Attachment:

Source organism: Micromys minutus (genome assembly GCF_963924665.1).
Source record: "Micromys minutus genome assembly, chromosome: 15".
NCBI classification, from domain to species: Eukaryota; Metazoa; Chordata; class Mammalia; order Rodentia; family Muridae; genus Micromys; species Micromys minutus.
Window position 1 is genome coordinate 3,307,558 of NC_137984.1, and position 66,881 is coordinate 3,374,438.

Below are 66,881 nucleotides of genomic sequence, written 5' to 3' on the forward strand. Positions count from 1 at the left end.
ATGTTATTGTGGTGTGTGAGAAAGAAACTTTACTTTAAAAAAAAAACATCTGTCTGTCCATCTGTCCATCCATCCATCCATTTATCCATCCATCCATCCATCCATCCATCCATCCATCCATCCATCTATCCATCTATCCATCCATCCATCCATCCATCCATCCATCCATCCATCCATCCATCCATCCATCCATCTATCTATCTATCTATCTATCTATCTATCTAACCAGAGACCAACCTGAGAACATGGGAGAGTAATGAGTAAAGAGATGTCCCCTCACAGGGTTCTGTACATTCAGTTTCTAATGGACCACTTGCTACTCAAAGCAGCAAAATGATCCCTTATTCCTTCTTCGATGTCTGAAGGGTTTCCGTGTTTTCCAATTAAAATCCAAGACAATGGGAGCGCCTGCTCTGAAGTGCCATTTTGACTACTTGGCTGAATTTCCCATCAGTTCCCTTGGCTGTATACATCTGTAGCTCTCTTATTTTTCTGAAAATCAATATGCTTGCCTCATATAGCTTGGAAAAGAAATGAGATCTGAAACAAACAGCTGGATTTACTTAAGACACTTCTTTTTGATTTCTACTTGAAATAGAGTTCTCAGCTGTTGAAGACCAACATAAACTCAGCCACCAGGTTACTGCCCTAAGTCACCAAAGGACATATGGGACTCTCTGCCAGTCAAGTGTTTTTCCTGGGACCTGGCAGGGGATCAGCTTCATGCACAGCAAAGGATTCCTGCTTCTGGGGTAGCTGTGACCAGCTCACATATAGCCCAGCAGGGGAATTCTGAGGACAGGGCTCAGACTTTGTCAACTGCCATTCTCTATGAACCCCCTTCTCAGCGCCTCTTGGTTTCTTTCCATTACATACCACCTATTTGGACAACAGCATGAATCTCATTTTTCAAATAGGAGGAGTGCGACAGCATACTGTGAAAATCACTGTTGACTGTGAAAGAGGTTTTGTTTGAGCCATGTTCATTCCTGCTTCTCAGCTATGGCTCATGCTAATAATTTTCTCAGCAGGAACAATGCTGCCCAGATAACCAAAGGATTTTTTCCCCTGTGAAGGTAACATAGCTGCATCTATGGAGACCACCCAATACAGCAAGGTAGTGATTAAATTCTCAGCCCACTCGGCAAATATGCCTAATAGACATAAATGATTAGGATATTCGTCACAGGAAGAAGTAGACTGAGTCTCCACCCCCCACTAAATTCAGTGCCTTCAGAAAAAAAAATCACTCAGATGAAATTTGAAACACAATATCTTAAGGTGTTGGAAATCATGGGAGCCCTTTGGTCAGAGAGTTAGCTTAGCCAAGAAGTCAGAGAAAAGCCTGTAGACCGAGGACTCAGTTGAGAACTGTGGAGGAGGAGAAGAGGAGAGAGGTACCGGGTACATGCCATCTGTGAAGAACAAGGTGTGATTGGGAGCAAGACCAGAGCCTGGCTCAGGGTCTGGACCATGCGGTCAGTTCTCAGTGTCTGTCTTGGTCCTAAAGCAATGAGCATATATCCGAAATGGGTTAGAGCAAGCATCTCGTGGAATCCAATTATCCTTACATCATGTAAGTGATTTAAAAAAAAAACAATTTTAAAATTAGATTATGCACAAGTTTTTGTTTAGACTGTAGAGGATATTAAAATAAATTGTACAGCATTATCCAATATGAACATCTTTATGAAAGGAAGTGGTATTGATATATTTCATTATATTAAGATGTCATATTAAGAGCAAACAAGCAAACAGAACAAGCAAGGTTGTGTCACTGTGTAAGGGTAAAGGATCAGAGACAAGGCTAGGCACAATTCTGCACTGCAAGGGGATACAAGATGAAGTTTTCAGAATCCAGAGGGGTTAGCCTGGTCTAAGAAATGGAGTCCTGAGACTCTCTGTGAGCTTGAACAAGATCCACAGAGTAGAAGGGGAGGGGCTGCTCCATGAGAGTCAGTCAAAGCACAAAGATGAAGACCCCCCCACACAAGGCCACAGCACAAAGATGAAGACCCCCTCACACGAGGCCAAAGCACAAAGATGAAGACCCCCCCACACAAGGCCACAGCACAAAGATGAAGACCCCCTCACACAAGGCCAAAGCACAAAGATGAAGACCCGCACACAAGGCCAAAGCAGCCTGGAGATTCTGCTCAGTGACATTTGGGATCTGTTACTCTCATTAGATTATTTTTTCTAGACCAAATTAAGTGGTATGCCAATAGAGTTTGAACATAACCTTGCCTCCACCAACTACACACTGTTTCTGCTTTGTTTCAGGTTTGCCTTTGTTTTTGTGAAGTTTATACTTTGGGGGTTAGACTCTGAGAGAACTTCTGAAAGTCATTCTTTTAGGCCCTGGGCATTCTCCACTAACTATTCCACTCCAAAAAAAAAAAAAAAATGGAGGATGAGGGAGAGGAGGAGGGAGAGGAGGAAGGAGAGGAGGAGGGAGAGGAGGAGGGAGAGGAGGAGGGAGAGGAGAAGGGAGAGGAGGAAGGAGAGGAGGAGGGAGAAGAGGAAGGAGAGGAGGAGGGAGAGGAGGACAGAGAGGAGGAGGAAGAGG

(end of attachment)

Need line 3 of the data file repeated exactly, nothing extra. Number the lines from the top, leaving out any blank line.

NCBI classification, from domain to species: Eukaryota; Metazoa; Chordata; class Mammalia; order Rodentia; family Muridae; genus Micromys; species Micromys minutus.